Woody just needed to get someplace and these were the closest boots. Thankfully for him, they matched his outfit.
But it got me thinking about shoes.
And wearing shoes that are too big.
I thought about expectations.
That others set for us.
That society sets for us.
That we set for ourselves.
Finding out that my son Benjamin has Down syndrome was hard. Open-heart surgery at five months was hard. Last winter with all the illness was hard.
But those things feel like the tip of the iceberg.
Because now, at two years old, I feel like the true challenge has begun.
It's so difficult to have a child who is 25 months old and can get around like a 15-month old, but can only understand and communicate like a nine-month old. Because he has all these physical capabilities but can't communicate.
He doesn't understand me when I ask him to be quiet because baby Thomas is asleep.
I don't understand him when he sticks his fingers in his mouth (no, he's not teething) and does this half-whine/half-cry thing.
He knows about three signs and no words. He only uses those signs ("brush teeth," "more," and "play") when we prompt him continually. He never communicates with us. And we can't communicate with him.
And the noise.
I had to order Thomas a sound machine for his room because Benjamin's noise levels throughout the day cannot be contained. If he's happy, if he's mad, if he's bored...he will be loud. Not all the time, but enough where it is just too much. And he is not at the age where I can tell him from across the room to quiet down. I have to drop what I'm doing (which is not easy or even possible at times), go to him, pick him up, comfort him, give him a pacifier, or just remove him from the room.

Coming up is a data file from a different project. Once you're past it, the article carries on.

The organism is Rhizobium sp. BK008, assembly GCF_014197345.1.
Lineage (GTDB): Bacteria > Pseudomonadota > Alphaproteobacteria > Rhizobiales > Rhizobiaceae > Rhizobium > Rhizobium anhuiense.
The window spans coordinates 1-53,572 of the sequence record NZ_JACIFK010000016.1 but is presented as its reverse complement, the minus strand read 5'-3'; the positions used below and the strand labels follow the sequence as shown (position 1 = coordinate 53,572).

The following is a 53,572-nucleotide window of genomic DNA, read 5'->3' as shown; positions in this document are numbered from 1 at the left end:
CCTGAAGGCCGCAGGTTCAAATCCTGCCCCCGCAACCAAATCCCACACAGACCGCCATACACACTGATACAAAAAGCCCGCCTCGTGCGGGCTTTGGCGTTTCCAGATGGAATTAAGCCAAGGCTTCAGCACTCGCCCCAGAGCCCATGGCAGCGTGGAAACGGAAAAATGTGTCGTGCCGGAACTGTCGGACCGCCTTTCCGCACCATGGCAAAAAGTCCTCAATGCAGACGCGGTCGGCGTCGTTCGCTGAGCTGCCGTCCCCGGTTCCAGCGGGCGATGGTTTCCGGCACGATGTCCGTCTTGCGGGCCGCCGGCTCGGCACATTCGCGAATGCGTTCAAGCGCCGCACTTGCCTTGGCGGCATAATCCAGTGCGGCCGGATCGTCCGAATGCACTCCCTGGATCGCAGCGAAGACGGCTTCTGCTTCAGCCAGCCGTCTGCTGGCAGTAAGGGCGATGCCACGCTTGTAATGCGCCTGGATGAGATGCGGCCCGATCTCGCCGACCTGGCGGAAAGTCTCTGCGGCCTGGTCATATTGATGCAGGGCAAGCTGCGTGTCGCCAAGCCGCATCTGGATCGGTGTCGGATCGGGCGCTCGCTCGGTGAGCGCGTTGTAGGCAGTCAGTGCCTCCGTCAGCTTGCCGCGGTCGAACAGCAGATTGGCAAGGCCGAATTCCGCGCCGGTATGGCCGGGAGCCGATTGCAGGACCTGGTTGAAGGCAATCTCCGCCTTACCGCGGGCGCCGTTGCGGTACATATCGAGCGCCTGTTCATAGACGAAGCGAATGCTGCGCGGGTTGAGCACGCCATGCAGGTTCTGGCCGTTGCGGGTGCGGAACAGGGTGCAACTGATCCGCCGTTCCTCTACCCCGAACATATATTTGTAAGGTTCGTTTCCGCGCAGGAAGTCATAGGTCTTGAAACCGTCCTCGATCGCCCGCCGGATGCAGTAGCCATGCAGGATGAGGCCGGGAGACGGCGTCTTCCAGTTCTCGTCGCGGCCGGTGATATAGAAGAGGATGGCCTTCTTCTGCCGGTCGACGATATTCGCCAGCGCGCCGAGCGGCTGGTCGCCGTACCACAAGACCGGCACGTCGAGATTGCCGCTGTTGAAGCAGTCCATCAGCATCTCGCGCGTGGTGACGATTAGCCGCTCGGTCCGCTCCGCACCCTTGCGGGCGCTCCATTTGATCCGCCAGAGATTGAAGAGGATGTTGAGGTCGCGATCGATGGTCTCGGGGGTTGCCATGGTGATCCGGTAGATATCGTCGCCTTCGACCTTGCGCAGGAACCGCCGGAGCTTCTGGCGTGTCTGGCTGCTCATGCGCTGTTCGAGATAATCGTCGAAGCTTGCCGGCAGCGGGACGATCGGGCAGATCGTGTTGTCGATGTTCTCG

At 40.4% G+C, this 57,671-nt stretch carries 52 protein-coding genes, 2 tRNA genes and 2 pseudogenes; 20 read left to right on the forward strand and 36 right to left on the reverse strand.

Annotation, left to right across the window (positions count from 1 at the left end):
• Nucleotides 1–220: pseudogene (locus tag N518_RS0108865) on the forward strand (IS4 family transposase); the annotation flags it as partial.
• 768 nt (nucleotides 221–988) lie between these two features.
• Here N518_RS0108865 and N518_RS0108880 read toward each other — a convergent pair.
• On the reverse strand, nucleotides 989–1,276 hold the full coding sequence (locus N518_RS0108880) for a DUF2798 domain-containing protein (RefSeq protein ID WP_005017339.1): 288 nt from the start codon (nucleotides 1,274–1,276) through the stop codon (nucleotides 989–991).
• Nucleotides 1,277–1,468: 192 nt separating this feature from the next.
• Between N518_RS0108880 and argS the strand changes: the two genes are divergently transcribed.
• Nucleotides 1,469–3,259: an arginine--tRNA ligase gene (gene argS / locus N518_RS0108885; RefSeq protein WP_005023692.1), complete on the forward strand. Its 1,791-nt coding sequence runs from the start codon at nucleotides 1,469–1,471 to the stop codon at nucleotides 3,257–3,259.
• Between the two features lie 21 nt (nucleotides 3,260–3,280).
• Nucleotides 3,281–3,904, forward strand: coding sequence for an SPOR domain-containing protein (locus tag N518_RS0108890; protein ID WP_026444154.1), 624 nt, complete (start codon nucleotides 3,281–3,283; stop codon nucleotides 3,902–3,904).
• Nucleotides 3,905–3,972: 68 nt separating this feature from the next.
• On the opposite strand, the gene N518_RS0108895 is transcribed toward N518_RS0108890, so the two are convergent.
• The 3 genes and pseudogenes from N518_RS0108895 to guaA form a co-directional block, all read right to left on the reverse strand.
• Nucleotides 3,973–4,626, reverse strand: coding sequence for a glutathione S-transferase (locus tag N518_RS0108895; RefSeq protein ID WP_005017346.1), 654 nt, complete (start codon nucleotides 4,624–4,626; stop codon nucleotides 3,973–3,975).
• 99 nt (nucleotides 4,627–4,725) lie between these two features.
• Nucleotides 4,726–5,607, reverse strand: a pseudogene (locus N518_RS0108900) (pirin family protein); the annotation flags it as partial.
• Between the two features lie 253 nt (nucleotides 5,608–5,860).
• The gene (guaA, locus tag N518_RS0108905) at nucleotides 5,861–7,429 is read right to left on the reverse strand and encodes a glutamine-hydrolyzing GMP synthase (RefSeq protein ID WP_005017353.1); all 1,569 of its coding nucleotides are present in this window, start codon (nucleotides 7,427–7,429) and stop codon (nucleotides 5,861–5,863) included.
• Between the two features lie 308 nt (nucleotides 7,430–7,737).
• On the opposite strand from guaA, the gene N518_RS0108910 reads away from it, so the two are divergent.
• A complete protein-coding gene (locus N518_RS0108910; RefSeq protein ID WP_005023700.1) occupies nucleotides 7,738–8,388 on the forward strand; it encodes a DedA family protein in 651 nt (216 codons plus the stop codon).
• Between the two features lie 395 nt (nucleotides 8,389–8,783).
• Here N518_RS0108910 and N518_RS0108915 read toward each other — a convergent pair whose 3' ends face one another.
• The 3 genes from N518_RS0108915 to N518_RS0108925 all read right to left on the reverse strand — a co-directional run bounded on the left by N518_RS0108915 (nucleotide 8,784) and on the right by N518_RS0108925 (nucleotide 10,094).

When we put him down for bed at night (between 7:30 and 8:00), he plays in his crib until 9:00 or 9:30.
Banging his feet against the slats.
Running around in his crib.
It is loud and there is absolutely nothing I can do about it.
Every. Single. Night.
I can't really make sure that he expends more energy right now. I can't take him outside unless it's one-on-one because he requires that much attention. I am very rarely able to give one-on-one attention to any of my kids right now.
You know how when you have a new baby, you go through a phase where you just kind of move them from one "station" to the next?
Bouncy seat to swing to play mat to crib.
Rinse, lather, repeat.
Well, that is essentially the story of Benjamin's day.
When he wakes up at 6 a.m., which is an hour earlier than the day officially starts in our house, I don't really know what to do with him.
I can't let him just be. He doesn't know how to just be.
He loves to be mobile. He loves to run/bear crawl/walk around. But that can only happen if I am able to keep a close eye on him. But more than that, he tires of it fairly quickly. And he gets LOUD. Then what?
All day, I move him from the playpen (with toys) to the high chair to the bonus room to the crib. Over and over. He does really well playing by himself in the bonus room (with the gate up). But then he's just in there by himself all day. Talk about a guilt trip.